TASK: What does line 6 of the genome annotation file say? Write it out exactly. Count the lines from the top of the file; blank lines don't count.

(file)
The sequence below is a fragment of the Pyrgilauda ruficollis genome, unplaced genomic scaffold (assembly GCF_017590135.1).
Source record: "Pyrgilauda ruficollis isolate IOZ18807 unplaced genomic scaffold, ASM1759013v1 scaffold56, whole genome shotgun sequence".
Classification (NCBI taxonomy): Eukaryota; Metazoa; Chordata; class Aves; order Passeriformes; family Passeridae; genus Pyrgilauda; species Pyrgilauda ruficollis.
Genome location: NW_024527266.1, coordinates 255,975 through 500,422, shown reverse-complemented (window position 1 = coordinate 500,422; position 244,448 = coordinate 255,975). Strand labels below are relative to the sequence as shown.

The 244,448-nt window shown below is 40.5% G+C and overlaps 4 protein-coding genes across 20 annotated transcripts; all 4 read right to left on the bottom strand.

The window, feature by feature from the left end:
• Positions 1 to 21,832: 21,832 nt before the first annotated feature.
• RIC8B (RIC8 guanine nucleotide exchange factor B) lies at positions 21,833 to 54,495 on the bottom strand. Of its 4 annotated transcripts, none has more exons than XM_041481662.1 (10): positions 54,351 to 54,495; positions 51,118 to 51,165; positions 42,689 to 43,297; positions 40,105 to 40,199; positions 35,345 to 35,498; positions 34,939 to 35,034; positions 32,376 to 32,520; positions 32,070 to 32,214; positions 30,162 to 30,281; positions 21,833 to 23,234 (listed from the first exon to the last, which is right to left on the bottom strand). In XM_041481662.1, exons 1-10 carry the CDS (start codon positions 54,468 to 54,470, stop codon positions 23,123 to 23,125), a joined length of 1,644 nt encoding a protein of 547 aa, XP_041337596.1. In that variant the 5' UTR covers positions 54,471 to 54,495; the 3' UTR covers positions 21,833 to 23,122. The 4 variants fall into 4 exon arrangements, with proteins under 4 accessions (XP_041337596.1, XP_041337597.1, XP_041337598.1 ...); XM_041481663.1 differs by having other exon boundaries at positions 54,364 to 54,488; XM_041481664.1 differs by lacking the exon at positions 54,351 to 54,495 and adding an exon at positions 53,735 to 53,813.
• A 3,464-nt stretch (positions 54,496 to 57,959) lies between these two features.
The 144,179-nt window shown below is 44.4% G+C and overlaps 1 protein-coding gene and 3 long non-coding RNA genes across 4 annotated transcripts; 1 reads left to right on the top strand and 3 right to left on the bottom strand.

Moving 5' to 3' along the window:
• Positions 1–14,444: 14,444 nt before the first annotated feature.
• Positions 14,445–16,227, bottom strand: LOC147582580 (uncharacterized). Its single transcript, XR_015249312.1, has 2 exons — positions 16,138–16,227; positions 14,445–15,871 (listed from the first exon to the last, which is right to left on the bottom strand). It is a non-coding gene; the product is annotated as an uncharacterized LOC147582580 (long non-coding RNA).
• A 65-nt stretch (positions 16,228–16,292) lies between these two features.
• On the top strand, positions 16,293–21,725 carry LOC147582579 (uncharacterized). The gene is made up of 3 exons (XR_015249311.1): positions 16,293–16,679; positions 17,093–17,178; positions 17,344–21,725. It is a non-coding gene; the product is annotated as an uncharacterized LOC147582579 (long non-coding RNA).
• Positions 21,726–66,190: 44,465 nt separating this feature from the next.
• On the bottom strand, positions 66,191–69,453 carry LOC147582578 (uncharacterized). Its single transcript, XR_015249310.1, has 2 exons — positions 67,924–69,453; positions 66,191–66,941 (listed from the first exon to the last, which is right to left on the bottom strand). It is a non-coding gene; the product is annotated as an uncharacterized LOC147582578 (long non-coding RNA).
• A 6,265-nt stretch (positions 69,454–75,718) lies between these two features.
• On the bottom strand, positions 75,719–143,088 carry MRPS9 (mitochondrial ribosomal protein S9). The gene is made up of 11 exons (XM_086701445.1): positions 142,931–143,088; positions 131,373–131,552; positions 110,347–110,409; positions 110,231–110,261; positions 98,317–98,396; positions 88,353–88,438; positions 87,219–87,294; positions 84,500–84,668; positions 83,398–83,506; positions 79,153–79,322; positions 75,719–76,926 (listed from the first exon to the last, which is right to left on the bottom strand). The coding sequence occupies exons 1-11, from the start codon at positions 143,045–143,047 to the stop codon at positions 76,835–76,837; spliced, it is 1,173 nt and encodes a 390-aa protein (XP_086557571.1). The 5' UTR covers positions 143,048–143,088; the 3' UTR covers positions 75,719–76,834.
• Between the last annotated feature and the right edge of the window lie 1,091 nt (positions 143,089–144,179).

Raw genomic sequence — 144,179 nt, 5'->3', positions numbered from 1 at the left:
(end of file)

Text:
The window, feature by feature from the left end: